Childhood is undeniably the most formative years of human life. It is a developmental phase characterized by lots of learning, indoctrination, inculcation of beliefs, and the development of lifestyle. A lot of things happen at this stage, and most of them will impact the child in a way that shapes their orientation throughout their lifetime.

As a parent, you can only try so hard to protect your child from negative societal constructs that could tarnish their perception of themselves or their environment. Nevertheless, you have to put in some effort to ensure that your child maintains healthy self-esteem into adulthood.

Why do I need to nurture my child's self-esteem?
We are in a generation where we try to accord our kids a lot of independence and freedom to explore. However, if this independence exposes them to experiences that make them too self-critical, you will need to step in as quickly as possible to correct that orientation.

Psychologists have likened the human mind to a 'tabula rasa' – Latin for 'clean slate.' A concept analyzed by John Locke in his publication An Essay Concerning Human Understanding. He made it clear that while a young mind can be likened to a clean slate, it is not empty.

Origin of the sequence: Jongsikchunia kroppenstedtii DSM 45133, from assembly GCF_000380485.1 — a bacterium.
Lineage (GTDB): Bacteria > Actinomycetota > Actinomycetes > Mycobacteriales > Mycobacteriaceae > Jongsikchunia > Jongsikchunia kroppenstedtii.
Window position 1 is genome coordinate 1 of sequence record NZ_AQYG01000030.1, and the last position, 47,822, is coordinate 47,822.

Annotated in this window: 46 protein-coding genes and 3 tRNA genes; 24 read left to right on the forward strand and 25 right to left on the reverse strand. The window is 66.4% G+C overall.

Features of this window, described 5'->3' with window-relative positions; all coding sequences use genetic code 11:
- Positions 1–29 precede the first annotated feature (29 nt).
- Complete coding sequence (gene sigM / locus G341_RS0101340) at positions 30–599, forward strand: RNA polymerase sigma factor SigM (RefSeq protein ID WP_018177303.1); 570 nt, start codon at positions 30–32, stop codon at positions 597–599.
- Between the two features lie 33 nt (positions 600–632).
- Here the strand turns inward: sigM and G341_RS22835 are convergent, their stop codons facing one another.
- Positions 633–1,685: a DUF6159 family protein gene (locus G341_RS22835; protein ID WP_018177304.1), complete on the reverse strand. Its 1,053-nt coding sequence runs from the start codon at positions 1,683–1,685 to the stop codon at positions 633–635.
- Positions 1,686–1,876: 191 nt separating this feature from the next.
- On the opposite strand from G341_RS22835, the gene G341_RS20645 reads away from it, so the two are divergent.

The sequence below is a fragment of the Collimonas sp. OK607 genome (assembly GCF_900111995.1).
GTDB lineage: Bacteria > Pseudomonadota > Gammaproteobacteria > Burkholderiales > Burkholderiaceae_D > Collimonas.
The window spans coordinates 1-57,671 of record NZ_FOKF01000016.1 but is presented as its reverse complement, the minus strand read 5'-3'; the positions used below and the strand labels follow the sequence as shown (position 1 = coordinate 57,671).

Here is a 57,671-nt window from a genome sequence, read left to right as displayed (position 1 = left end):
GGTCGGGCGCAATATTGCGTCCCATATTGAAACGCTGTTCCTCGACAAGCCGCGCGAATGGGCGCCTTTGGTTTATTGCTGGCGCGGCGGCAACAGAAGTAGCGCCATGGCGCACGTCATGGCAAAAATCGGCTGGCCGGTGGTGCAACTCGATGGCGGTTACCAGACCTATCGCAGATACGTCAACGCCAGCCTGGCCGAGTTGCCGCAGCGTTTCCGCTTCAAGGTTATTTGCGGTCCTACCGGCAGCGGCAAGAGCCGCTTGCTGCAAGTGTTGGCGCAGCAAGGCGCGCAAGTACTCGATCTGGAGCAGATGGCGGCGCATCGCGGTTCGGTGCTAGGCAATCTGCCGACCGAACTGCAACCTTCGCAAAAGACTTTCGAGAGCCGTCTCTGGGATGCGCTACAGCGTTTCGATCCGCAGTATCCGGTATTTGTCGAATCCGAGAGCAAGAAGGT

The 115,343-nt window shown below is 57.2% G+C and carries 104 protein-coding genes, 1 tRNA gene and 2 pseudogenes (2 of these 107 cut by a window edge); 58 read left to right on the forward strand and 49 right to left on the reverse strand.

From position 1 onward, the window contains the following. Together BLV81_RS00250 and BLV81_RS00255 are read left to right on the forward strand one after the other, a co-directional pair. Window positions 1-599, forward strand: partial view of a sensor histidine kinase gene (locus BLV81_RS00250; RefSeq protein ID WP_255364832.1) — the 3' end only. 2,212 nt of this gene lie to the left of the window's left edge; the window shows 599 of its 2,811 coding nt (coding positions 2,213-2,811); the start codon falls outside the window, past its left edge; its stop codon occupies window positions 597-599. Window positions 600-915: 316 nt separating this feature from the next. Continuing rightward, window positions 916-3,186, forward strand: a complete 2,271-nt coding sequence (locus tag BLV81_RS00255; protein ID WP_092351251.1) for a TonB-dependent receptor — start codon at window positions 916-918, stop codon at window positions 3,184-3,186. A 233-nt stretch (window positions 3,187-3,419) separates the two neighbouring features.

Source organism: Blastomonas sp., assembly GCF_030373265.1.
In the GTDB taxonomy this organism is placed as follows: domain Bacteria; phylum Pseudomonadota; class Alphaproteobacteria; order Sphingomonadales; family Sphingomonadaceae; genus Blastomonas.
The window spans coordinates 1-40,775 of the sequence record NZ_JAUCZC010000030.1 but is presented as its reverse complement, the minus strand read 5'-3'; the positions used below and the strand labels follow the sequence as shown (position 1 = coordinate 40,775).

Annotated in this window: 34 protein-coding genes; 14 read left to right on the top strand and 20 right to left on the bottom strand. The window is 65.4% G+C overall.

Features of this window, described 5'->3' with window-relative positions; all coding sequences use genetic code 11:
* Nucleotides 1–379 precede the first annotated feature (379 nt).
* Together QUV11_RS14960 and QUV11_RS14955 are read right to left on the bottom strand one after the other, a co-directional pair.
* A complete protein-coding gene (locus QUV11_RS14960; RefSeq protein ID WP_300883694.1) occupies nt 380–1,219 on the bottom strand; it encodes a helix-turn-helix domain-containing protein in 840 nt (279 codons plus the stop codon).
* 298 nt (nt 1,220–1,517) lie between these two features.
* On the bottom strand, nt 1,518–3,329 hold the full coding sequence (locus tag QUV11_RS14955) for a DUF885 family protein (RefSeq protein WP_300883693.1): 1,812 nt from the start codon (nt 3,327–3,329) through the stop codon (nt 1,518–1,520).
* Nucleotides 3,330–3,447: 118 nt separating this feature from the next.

In the publication, he acknowledged some innate mental dispositions such as self-awareness, emotions, sensations, etc. The mind of a child utilizes these traits to translate and uphold experiences in their environment as reality. Gradually, this clean slate becomes filled up, forming a manual that would, to a great extent, determine how a child perceives life, forever.

If your child develops low self-esteem, it could make it hard for them to deal with life challenges. They are likely to dwell on their failures, embrace self-doubt, negative self-talk, become too critical of themselves, and lack confidence. Growing up with such attributes can damage their mental health even as adults, making them easily prone to depression, anxiety, stress, and other mental health issues.

You likely don't want your child to go through all that. You want whatever that occupies your child's slate to be something that boosts your child's self-esteem. You want your child to: